Apr 202012
 

Rurrenabaque, Bolivia.

Floating through treetops. Without flying.

Yay, feeling well again! For the first time in 2 weeks I’m back to my normal healthy self! Life gets so much better if you’re not ill! ;-)
Just back from an amazing 3 days in the Bolivian jungle (I think officially pampas, or wetlands, but who cares?)!

The rainy season is over, but there is still quite some rain falling. And it’s taking it’s time to get away, slowly flowing from the highlands of Bolivia, through the jungle of Peru, then Brazil, ending up at the other side of the continent where it finally flows into the Atlantic as part of the Amazon.

A lot of water. Meaning that river levels have risen slightly. Say about 5 meters. So that there really isn’t that much a distinction between “river” and “not river”.

Base camp

Base camp

Floating along in our little motor boat, along the tree tops, me and the other 7 people who signed up for the tour.

Underneath the camp we’re staying (all on stilts, it seems the water can get even higher than this) is Pepe, the friendly 4 meter long neighborhood crocodile (he gets fed daily so you can go swim in the river night next to the camp).

Furthermore, there are turtles, storks, sereres (leaf-eating birds that are so fat they can only fly for about 5 seconds). We saw macaques (tiny monkeys) at not a meter distance, howler monkeys (big monkeys) slightly further away.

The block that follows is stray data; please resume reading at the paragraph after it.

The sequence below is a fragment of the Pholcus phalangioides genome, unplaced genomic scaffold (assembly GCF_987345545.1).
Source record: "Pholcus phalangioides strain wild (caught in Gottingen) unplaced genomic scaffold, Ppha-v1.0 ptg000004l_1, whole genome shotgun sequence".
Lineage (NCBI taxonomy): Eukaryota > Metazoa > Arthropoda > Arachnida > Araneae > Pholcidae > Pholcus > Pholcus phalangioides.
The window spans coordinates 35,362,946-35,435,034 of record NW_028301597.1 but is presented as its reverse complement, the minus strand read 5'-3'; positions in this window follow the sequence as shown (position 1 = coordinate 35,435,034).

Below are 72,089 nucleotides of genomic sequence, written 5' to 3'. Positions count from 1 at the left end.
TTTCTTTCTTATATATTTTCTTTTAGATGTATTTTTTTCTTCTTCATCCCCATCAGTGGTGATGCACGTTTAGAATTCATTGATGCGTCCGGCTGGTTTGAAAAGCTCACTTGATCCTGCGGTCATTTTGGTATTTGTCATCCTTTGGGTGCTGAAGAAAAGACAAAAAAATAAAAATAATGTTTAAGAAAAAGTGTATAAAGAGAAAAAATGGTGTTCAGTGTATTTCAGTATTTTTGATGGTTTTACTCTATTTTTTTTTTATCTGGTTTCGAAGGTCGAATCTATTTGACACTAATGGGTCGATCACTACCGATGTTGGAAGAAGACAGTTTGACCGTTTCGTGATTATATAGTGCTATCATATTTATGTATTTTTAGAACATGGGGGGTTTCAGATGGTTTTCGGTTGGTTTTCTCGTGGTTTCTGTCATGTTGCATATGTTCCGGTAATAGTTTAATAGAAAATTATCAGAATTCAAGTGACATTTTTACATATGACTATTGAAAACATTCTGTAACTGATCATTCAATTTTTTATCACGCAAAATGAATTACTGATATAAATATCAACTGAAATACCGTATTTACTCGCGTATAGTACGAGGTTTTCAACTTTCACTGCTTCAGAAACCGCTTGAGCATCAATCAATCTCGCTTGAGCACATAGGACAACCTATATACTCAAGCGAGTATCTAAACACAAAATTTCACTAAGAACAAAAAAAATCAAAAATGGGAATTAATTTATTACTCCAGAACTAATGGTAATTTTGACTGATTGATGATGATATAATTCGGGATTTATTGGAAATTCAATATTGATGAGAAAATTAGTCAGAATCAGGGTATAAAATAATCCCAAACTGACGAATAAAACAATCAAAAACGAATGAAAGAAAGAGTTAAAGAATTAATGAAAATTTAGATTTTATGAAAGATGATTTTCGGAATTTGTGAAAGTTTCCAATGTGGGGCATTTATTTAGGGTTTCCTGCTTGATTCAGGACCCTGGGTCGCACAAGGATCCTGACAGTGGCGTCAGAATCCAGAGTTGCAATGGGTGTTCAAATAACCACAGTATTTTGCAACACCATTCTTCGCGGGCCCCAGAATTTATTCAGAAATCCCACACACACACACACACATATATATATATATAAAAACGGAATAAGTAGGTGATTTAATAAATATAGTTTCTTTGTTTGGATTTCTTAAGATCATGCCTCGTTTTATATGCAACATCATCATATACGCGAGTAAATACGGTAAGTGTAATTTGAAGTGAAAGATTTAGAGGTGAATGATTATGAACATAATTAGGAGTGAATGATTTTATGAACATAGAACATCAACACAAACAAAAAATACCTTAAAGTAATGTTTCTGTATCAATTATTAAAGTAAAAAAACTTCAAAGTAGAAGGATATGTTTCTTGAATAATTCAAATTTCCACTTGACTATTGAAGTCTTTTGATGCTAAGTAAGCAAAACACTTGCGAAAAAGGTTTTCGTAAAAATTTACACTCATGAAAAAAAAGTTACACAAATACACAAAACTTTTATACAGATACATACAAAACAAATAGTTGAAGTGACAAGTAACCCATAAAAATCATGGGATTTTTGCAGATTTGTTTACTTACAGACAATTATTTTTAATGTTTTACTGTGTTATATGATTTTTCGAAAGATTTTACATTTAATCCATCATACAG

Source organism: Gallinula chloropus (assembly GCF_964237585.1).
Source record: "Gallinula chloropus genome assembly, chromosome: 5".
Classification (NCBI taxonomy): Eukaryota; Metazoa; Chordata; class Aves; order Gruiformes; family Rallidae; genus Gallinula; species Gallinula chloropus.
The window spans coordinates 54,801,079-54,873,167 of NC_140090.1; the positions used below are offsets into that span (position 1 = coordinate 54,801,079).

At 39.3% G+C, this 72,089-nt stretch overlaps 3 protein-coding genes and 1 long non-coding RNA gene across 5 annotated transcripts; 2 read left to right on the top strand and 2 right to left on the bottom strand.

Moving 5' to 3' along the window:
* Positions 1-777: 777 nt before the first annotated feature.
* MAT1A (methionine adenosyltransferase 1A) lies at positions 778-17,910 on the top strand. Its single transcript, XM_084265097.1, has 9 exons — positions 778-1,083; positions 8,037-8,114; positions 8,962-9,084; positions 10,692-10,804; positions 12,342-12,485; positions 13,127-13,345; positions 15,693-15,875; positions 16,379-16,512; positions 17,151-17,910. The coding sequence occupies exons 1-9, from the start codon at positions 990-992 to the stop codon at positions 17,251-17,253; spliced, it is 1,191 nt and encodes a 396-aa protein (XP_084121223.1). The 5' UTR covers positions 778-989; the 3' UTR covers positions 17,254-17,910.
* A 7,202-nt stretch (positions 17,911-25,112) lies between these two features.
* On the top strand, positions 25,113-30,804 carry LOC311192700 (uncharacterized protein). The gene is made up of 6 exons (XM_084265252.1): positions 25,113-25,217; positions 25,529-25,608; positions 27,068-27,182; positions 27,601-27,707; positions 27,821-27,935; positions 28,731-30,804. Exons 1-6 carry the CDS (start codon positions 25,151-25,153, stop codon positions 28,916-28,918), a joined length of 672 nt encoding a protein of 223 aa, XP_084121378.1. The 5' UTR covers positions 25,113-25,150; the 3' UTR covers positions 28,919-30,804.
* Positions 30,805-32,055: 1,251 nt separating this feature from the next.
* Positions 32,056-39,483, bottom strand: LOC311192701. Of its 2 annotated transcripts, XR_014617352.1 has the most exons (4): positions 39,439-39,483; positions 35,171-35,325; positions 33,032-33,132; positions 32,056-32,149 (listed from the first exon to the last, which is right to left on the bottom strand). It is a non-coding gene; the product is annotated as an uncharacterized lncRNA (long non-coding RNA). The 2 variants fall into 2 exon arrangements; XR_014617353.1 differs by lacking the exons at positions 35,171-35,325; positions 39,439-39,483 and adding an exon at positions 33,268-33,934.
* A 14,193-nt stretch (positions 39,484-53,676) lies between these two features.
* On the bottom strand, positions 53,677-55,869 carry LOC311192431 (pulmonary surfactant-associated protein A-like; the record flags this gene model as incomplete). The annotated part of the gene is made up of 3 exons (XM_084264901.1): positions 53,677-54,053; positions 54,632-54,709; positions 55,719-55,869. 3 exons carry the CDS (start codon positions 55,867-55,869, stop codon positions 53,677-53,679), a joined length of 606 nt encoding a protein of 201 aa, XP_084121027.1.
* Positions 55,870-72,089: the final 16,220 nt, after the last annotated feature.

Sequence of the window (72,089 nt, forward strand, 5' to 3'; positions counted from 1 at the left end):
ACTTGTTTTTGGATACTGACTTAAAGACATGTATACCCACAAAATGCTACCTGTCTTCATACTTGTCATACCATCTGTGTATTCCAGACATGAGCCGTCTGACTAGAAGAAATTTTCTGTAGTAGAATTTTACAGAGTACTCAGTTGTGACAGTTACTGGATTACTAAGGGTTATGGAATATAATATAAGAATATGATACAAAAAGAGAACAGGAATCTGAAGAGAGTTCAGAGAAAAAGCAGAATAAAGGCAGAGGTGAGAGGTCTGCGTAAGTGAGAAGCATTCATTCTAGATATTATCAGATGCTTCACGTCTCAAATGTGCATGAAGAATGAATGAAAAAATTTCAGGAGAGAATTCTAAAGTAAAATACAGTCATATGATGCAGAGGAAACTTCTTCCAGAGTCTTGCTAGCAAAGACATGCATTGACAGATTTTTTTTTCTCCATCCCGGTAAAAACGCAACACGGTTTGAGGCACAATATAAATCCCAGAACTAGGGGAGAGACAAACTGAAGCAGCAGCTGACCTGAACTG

I can understand why people would want t take one home...

The most impressive animal though has to be the pink dolphin. Man-sized, playful, they’re happy to play tag in the water, bumping into you, only to dive under the moment you turn around. Exhilarating!

The part I enjoyed most however was the night tour. Flashlights ready to shine into the eyes of crocodiles. Which we didn’t see that much. Instead nature gave us an even more impressive show: In the distance there was a full-blown lightning storm going on. It’s difficult to describe, but being on the water, in the dark, when suddenly the entire world lights up, trees stand out even darker against the light of the sky, thunder rumbles overhead… Amazing!

Of course, where there is thunder and lightning, there is rain… By the time it was time to get back, the rain reached us. Hot drops, the size of ping-pong balls. Flashlights turned up, seeing them falling down was equally hard to describe, but no less beautiful. And well worth the wet clothes.

But, after a week of Bolivian lowlands, jungle and boats, it’s time again to head back to the heights of La Paz. Back to cold and lack of oxygen and hustle and bustle. I like big cities. But I’m going to miss it here as well!